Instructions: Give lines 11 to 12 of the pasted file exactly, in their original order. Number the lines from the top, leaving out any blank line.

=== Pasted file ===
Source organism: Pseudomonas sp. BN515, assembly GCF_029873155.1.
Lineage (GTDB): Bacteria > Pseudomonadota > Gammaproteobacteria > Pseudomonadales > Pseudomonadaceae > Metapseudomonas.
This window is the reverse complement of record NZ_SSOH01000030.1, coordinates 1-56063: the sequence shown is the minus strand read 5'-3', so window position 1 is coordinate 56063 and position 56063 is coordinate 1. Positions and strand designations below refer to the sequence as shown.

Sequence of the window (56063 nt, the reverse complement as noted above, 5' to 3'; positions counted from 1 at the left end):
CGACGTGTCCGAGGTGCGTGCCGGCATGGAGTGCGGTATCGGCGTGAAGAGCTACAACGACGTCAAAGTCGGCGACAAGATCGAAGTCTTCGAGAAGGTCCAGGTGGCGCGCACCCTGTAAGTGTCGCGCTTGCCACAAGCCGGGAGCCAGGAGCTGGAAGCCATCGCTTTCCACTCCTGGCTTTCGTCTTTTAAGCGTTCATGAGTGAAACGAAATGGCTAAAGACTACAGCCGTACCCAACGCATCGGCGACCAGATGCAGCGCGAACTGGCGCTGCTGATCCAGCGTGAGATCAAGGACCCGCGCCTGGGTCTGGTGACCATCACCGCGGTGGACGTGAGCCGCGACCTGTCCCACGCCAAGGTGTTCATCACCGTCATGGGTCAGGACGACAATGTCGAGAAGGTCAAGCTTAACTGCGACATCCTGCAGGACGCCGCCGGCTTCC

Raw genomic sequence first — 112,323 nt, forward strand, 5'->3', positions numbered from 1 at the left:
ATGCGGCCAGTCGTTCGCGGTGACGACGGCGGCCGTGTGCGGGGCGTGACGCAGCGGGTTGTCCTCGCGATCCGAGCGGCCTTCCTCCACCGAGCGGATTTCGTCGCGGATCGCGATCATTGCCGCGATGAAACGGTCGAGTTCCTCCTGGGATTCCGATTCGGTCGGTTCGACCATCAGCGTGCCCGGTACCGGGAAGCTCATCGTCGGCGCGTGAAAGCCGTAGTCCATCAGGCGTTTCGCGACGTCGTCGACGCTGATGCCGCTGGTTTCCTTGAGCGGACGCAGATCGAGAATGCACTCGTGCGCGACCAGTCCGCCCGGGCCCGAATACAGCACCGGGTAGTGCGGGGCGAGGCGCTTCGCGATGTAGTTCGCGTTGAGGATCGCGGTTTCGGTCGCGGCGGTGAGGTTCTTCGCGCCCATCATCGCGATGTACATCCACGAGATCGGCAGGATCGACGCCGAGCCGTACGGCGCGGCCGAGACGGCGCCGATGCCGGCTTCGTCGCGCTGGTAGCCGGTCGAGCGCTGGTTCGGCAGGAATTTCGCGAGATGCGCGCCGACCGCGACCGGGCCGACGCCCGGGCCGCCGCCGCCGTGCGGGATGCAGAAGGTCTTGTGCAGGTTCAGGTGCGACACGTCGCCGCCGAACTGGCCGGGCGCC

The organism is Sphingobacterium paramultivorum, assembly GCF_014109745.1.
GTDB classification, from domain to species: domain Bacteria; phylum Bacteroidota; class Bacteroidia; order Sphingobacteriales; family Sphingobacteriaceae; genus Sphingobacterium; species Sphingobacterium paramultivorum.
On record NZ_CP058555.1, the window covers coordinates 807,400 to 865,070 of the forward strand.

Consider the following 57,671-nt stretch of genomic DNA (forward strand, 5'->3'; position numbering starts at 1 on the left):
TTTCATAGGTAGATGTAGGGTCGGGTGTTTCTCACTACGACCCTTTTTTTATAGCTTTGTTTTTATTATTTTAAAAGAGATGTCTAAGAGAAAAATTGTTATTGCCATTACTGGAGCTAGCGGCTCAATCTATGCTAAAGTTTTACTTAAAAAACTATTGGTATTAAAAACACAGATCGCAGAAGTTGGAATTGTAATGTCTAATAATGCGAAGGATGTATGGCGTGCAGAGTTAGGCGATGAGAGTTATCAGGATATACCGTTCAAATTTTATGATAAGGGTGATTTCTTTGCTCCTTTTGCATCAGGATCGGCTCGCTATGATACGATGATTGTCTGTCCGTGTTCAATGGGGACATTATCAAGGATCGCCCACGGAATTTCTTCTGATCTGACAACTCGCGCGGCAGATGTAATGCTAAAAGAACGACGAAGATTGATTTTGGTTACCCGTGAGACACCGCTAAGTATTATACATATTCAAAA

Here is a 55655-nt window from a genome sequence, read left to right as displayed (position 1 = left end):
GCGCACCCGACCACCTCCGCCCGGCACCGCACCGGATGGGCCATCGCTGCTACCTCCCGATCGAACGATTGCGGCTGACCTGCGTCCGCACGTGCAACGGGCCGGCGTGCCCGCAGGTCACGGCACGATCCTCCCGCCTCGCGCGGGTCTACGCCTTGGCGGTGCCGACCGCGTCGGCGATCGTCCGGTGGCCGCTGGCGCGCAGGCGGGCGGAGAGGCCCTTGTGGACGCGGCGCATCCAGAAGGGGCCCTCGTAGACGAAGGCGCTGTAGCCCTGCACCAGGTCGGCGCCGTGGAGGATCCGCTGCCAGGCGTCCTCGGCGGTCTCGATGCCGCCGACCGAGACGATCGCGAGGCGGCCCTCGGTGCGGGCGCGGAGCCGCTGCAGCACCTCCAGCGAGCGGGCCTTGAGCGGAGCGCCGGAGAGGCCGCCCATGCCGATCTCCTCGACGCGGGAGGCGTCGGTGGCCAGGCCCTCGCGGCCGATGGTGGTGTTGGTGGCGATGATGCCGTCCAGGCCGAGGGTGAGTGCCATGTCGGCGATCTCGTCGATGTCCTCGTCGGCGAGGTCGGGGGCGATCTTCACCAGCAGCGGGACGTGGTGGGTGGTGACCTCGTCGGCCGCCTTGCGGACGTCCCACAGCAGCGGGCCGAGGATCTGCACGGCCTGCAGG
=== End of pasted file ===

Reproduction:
Consider the following 57,671-nt stretch of genomic DNA (forward strand, 5'->3'; position numbering starts at 1 on the left):
TTTCATAGGTAGATGTAGGGTCGGGTGTTTCTCACTACGACCCTTTTTTTATAGCTTTGTTTTTATTATTTTAAAAGAGATGTCTAAGAGAAAAATTGTTATTGCCATTACTGGAGCTAGCGGCTCAATCTATGCTAAAGTTTTACTTAAAAAACTATTGGTATTAAAAACACAGATCGCAGAAGTTGGAATTGTAATGTCTAATAATGCGAAGGATGTATGGCGTGCAGAGTTAGGCGATGAGAGTTATCAGGATATACCGTTCAAATTTTATGATAAGGGTGATTTCTTTGCTCCTTTTGCATCAGGATCGGCTCGCTATGATACGATGATTGTCTGTCCGTGTTCAATGGGGACATTATCAAGGATCGCCCACGGAATTTCTTCTGATCTGACAACTCGCGCGGCAGATGTAATGCTAAAAGAACGACGAAGATTGATTTTGGTTACCCGTGAGACACCGCTAAGTATTATACATATTCAAAA